India and the US have started talks to build a strategic framework for human space flight by year-end with the plan to send an Indian astronaut to the International Space Station in 2024.
US President Joe Biden also congratulated Prime Minister Narendra Modi on the historic landing of Chandrayaan-3 at the lunar south pole and the success of Aditya-L1 solar mission.
Human space flight cooperation
“Determined to deepen our partnership in outer space exploration, ISRO and the National Aeronautics and Space Administration (NASA) have commenced discussions on modalities, capacity building, and training for mounting a joint effort to the International Space Station in 2024, and are continuing efforts to finalise a strategic framework for human space flight cooperation by the end of 2023,” said a joint statement.
Brief look at the ISS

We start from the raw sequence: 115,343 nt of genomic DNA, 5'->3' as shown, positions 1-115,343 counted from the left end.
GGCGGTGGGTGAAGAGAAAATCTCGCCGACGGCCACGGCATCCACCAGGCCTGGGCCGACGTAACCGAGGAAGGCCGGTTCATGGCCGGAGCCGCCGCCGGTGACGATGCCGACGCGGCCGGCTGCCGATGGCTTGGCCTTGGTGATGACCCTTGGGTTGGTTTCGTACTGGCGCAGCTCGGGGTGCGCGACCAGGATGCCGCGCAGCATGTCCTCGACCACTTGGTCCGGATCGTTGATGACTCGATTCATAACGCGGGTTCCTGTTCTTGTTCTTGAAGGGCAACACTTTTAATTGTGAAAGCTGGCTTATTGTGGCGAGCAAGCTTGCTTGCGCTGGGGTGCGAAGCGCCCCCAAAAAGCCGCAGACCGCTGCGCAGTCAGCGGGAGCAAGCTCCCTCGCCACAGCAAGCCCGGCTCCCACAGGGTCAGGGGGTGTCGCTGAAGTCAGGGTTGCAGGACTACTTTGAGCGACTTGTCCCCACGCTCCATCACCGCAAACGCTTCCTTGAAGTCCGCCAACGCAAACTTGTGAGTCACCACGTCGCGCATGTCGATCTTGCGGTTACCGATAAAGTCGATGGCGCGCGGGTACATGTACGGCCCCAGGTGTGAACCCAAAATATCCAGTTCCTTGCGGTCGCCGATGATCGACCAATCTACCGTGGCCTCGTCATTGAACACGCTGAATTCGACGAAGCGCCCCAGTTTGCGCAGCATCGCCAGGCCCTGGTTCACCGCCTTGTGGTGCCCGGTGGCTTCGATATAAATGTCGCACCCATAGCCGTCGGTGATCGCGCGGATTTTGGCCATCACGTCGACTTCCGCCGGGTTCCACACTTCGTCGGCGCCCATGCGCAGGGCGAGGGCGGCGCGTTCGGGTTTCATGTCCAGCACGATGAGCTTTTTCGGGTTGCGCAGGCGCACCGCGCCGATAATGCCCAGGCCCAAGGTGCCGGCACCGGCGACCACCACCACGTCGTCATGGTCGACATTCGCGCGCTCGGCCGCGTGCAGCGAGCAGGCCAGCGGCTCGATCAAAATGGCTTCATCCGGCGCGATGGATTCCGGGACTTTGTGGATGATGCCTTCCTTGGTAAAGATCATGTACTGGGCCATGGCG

The ISS was launched in November 1998, taking ten years and more than 30 missions to assemble.
It is one of the two modular space stations located in the Lower Earth Orbit (LEO), the other being China’s Tiangong Space Station (TSS).
So far 271 persons from 21 countries have visited the ISS.
A visit by an Indian astronaut would make the person the second Indian citizen to go to space after Rakesh Sharma’s visit to the USSR’s Salyut 7 orbital station in 1984.
Returning humans to the moon
A surprise agreement was signed during Modi’s visit to the US in June.
With this, India became the 27th signatory to the non-binding Artemis Accords, a multilateral agreement between the US and other countries to return humans to the moon by 2025.
Defence of the planet
“India and the United States also intend to increase coordination on planetary defence to protect planet Earth and space assets from the impact of asteroids and near-Earth objects, including US support for India’s participation in asteroid detection and tracking via the Minor Planet Center,” the joint statement said.
Commercial space collaboration
Having set a course to reach new frontiers across all sectors of space cooperation, the leaders welcomed efforts towards establishment of a Working Group for commercial space collaboration under the existing India-U.S. Civil Space Joint Working Group.
With ISRO, a frugal yet well established and successful, the US could be looking at an obvious partner to successfully win Space Race 2.0.